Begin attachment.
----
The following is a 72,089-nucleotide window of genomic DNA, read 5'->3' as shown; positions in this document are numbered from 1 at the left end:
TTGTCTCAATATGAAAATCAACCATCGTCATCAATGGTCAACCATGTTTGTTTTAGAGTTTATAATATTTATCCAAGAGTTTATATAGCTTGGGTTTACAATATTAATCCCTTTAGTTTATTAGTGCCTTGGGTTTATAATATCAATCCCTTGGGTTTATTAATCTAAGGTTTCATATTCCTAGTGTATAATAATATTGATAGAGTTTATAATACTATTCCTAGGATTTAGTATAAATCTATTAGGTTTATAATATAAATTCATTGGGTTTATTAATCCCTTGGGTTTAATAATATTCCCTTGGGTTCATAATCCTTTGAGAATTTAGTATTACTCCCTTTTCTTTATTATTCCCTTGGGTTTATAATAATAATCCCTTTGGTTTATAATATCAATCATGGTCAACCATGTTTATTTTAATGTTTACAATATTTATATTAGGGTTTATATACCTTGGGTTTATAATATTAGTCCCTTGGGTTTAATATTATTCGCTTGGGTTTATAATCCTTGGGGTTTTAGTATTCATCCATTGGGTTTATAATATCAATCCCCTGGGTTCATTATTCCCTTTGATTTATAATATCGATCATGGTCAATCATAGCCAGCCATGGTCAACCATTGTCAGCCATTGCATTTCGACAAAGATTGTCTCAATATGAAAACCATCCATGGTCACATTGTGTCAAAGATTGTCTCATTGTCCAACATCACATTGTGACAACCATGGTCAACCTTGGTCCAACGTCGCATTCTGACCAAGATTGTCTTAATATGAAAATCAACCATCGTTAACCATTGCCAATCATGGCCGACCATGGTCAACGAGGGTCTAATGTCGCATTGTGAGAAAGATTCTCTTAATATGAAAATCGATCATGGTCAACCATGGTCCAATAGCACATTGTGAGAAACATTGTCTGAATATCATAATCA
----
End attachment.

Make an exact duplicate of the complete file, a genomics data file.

The following is a 72,089-nucleotide window of genomic DNA, read 5'->3' as shown; positions in this document are numbered from 1 at the left end:
TTGTCTCAATATGAAAATCAACCATCGTCATCAATGGTCAACCATGTTTGTTTTAGAGTTTATAATATTTATCCAAGAGTTTATATAGCTTGGGTTTACAATATTAATCCCTTTAGTTTATTAGTGCCTTGGGTTTATAATATCAATCCCTTGGGTTTATTAATCTAAGGTTTCATATTCCTAGTGTATAATAATATTGATAGAGTTTATAATACTATTCCTAGGATTTAGTATAAATCTATTAGGTTTATAATATAAATTCATTGGGTTTATTAATCCCTTGGGTTTAATAATATTCCCTTGGGTTCATAATCCTTTGAGAATTTAGTATTACTCCCTTTTCTTTATTATTCCCTTGGGTTTATAATAATAATCCCTTTGGTTTATAATATCAATCATGGTCAACCATGTTTATTTTAATGTTTACAATATTTATATTAGGGTTTATATACCTTGGGTTTATAATATTAGTCCCTTGGGTTTAATATTATTCGCTTGGGTTTATAATCCTTGGGGTTTTAGTATTCATCCATTGGGTTTATAATATCAATCCCCTGGGTTCATTATTCCCTTTGATTTATAATATCGATCATGGTCAATCATAGCCAGCCATGGTCAACCATTGTCAGCCATTGCATTTCGACAAAGATTGTCTCAATATGAAAACCATCCATGGTCACATTGTGTCAAAGATTGTCTCATTGTCCAACATCACATTGTGACAACCATGGTCAACCTTGGTCCAACGTCGCATTCTGACCAAGATTGTCTTAATATGAAAATCAACCATCGTTAACCATTGCCAATCATGGCCGACCATGGTCAACGAGGGTCTAATGTCGCATTGTGAGAAAGATTCTCTTAATATGAAAATCGATCATGGTCAACCATGGTCCAATAGCACATTGTGAGAAACATTGTCTGAATATCATAATCA